• Effects are similar to those of amphetamines and include increased heart rate, blood pressure, pupil dilation with such physical effects as muscle tension, teeth-grinding (bruxism), increased body temperature, appetite suppression and insomnia
      • Psychological effects are euphoria, increased emotional warmth, lowered defensiveness, and increased communicative ability
      • Commonly reported after effects are drowsiness, muscle pain, depression, paranoia, and anxiety
    • Toxicity
      • There have been numerous reports of toxic reactions and deaths
      • Toxic reactions include dehydration, heat stroke and heat exhaustion, muscle breakdown, kidney failure, stroke, seizures, and heart attacks
      • Most occur after high doses or multiple doses (stacking) but some serious reactions and even death have occurred after relatively low doses
      • Often contains other drugs that may be more toxic than MDMA
      • Common adulterants are caffeine, MDA, dextromethorphan, and ephedrine
    • Residual Effects of MDMA
      • Studies have shown that after several administrations of high doses of MDA, rats had a depletion of serotonin due to degeneration of serotonergic neuron terminals
      • Primate studies produced similar results after administration of a single high dose (20mg) or after several low doses (5mg) over consecutive days
      • The effects persist for as long as 7 years in primates
      • As serotonin modulates sleep, mood, and many other functions, depletion could lead to serious problems
      • MDMA and related drugs pose a serious risk of acute toxic effects and possible long-term deficits in psychological functioning
      • Specifically, studies have linked sleep problems, depressed mood, memory and attention deficits, and other cognitive impairments to MDMA use
      • It is difficult to generalize the data on neurotoxicity of MDMA from studies on nonhumans to humans due to the enormous variability in dosages of MDMA tablets taken (average dose of 70-100mg up to 300mg) and variability in amount taken (2-3 tablets up to 15 in a night.
      • Though the jury is still out on the long-term effects of MDMA use, accumulating scientific literature is clearly not reassuring
    • Anticholinergic Hallucinogens
      • Atropine and scopolamine block acetylcholine receptors in the brain
      • In low doses they are used for a variety of medical purposes. atropine, if administered rapidly after exposure, is an antidote for nerve gas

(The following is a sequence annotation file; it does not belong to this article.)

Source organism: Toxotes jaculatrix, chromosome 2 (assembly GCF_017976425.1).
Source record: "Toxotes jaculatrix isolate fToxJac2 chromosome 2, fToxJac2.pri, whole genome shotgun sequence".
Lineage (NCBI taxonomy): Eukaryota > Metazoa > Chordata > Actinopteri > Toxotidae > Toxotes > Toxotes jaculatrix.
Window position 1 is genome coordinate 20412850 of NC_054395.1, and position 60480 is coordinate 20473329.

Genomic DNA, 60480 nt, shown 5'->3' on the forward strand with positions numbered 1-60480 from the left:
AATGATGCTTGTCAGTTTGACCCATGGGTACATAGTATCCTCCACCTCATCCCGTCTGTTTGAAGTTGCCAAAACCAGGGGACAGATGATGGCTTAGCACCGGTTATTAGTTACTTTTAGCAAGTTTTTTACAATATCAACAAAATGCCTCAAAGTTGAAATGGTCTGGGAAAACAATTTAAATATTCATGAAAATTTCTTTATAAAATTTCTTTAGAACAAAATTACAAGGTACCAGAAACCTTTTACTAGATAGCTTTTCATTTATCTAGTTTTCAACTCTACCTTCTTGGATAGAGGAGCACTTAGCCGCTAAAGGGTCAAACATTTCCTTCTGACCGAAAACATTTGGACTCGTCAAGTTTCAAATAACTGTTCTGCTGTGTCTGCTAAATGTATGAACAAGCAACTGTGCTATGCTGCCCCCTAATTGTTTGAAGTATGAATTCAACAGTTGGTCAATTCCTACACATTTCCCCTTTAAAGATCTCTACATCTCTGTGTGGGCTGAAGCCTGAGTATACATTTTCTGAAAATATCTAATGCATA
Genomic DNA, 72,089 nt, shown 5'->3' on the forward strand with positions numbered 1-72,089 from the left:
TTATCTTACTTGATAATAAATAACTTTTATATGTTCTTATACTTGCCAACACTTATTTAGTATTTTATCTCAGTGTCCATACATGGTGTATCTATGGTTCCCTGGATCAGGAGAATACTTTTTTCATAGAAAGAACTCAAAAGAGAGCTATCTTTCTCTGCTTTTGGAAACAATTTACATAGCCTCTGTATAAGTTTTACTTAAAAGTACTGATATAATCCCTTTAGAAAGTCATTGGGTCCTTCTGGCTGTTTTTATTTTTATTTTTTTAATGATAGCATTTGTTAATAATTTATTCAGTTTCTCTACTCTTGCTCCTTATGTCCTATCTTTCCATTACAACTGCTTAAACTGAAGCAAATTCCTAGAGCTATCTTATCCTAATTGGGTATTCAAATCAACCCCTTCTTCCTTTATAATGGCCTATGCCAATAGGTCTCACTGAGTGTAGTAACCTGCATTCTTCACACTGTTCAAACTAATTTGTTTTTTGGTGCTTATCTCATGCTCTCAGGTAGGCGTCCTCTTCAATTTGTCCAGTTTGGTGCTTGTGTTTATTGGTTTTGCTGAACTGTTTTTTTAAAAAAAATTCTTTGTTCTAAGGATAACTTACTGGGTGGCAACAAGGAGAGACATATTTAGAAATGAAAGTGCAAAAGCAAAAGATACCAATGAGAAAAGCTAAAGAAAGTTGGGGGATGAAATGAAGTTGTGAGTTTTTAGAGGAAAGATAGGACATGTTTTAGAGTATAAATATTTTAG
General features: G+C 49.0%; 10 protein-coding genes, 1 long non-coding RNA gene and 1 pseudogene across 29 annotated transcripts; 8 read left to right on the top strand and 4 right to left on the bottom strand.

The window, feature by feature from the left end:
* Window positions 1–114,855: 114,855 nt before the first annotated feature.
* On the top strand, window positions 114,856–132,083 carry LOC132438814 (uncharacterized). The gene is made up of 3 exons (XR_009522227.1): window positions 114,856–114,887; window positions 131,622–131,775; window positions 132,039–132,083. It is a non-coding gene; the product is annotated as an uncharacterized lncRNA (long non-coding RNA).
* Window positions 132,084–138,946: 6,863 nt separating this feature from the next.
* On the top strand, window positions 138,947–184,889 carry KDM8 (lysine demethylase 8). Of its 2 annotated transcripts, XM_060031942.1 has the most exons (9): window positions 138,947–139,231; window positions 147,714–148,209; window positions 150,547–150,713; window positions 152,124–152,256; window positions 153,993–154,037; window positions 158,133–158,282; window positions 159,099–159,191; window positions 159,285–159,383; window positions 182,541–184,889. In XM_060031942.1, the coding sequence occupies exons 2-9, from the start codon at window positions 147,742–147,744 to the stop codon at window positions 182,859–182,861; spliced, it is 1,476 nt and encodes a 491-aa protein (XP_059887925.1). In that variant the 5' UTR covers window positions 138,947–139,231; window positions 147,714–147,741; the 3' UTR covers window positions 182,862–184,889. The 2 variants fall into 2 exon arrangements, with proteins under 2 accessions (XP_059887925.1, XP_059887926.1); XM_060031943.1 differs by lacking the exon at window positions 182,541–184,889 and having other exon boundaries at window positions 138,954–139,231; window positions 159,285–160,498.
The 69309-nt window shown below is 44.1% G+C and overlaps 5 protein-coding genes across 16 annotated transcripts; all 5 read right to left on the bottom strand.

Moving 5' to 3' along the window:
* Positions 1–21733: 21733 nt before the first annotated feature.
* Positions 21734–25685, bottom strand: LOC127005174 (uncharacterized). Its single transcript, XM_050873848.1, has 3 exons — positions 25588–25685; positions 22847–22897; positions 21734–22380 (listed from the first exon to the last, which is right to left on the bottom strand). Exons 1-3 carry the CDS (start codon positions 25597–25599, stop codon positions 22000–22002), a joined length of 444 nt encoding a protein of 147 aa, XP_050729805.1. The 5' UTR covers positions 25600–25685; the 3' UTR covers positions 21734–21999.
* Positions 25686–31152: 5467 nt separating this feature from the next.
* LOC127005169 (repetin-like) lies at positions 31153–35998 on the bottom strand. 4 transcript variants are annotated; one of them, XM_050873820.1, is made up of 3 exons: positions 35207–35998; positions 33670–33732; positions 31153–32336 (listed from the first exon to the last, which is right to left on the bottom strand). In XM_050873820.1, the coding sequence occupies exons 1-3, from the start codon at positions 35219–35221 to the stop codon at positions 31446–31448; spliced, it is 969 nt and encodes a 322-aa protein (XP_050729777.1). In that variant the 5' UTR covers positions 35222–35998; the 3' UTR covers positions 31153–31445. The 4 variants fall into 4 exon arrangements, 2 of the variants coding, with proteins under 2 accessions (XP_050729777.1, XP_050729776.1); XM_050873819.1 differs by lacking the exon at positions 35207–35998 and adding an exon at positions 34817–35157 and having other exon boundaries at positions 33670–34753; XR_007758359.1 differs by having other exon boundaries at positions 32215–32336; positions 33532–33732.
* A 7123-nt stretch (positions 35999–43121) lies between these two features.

• Anticholinergic hallucinogens produce such physiological effects as dry mouth, blurred vision, loss of motor control, and increased heart rate and body temperature
      • They can be fatal as they cause respiratory failure at doses only slightly higher than the effective dose
    • Dissociative Anesthetic Hallucinogens
      • A large group of drugs but only two – phencyclidine (PCP, angel dust) and its close analogue ketamine, have been used enough to warrant discussion
      • PCP was synthesized in 1956 and marketed as a veterinary anesthetic and tranquilizer when clinical trials with humans produced hyperexcitability, delirium, and visual disturbances in some patients
      • In the 1960s, PCP was sold as a “rip-off” drug as THC, MDA, or mescaline but in the 70s it emerged as a drug of preference
      • Typically used in powder form sprinkled on a cigarette or joint
      • PCP is no longer widely used in veterinary medicine, but ketamine is, and ketamine abuse has become more common due to its inclusion among the “club” drugs
      • PCP is absorbed rapidly after smoking or injection, with peak concentrations noted 5-15 minutes after smoking
      • The drug remains in the system unmetabolized for more than two days and is detectable in urine for several weeks after a single use
    • Effects of PCP and Ketamine
      • A moderate dose (1-10mg) produces feelings of euphoria and numbness, slurred speech, and motor discoordination resembling alcohol intoxication
      • The user may be catatonic and rigid with a blank stare, or aggressive and hyperactive
      • Effects include profuse sweating, increased heart rate and blood pressure, rapid, jerky eye movements (nystagmus), blurred or double vision, changes in perception of body image, and distortions of the tactile senses
      • Overdoses (more than 20mg) may result in seizures, prolonged coma, and death from respiratory failure
      • PCP produces bad trips in 50-80% of users
      • Toxic psychosis produced by PCP is characterized by paranoia and violence and may persist for several days
      • Long-term psychotic episodes and depressions can last 7 to 30 days or longer
      • Talking the subject down is generally unsuccessful and physical restraint and intensive medical care is often necessary
      • PCP is far more likely than other hallucinogens to produce medical or psychiatric complications
    • DRUGS AND CULTURE BOX 12.3 “Hallucinogenic Ibogaine: New RX for Addiction”
      • Iboga is a shrub native to West Africa with hallucinogenic properties that has been used for centuries in ceremonies
      • There have been claims since the 1960’s by ex-addicts that it helped with their recovery from dependency on alcohol, cocaine, and heroin
      • Most treatment experts have been skeptical but recent data shows that Ibogaine reduces alcohol consumption in rats and other studies have suggested neurochemical actions are more complex than previously thought
    • Enough of this drug stuff already !